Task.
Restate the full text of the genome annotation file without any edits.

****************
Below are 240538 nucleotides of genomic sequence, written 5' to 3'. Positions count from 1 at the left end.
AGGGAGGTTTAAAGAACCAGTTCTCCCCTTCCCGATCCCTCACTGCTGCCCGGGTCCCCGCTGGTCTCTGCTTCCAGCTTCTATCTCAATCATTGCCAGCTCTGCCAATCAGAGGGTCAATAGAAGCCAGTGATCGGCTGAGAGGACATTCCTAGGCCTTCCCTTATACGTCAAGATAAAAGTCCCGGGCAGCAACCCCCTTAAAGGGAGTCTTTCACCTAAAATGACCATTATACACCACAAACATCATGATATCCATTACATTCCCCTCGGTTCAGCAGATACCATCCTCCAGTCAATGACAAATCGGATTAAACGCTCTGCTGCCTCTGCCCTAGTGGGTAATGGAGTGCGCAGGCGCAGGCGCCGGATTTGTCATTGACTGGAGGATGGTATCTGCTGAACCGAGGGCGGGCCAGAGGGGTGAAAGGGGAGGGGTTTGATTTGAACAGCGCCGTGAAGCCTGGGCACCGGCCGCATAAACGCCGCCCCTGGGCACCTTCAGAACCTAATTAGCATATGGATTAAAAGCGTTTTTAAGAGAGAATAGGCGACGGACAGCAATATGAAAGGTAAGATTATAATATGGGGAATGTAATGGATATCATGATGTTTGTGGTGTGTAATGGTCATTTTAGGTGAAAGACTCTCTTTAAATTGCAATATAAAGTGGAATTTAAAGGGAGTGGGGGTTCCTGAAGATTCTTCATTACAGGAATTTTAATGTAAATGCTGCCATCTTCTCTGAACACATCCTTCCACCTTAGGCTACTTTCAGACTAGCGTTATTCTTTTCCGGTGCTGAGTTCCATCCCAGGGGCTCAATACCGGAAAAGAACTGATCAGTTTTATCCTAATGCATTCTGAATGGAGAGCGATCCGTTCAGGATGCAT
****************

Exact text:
Below are 240538 nucleotides of genomic sequence, written 5' to 3'. Positions count from 1 at the left end.
AGGGAGGTTTAAAGAACCAGTTCTCCCCTTCCCGATCCCTCACTGCTGCCCGGGTCCCCGCTGGTCTCTGCTTCCAGCTTCTATCTCAATCATTGCCAGCTCTGCCAATCAGAGGGTCAATAGAAGCCAGTGATCGGCTGAGAGGACATTCCTAGGCCTTCCCTTATACGTCAAGATAAAAGTCCCGGGCAGCAACCCCCTTAAAGGGAGTCTTTCACCTAAAATGACCATTATACACCACAAACATCATGATATCCATTACATTCCCCTCGGTTCAGCAGATACCATCCTCCAGTCAATGACAAATCGGATTAAACGCTCTGCTGCCTCTGCCCTAGTGGGTAATGGAGTGCGCAGGCGCAGGCGCCGGATTTGTCATTGACTGGAGGATGGTATCTGCTGAACCGAGGGCGGGCCAGAGGGGTGAAAGGGGAGGGGTTTGATTTGAACAGCGCCGTGAAGCCTGGGCACCGGCCGCATAAACGCCGCCCCTGGGCACCTTCAGAACCTAATTAGCATATGGATTAAAAGCGTTTTTAAGAGAGAATAGGCGACGGACAGCAATATGAAAGGTAAGATTATAATATGGGGAATGTAATGGATATCATGATGTTTGTGGTGTGTAATGGTCATTTTAGGTGAAAGACTCTCTTTAAATTGCAATATAAAGTGGAATTTAAAGGGAGTGGGGGTTCCTGAAGATTCTTCATTACAGGAATTTTAATGTAAATGCTGCCATCTTCTCTGAACACATCCTTCCACCTTAGGCTACTTTCAGACTAGCGTTATTCTTTTCCGGTGCTGAGTTCCATCCCAGGGGCTCAATACCGGAAAAGAACTGATCAGTTTTATCCTAATGCATTCTGAATGGAGAGCGATCCGTTCAGGATGCAT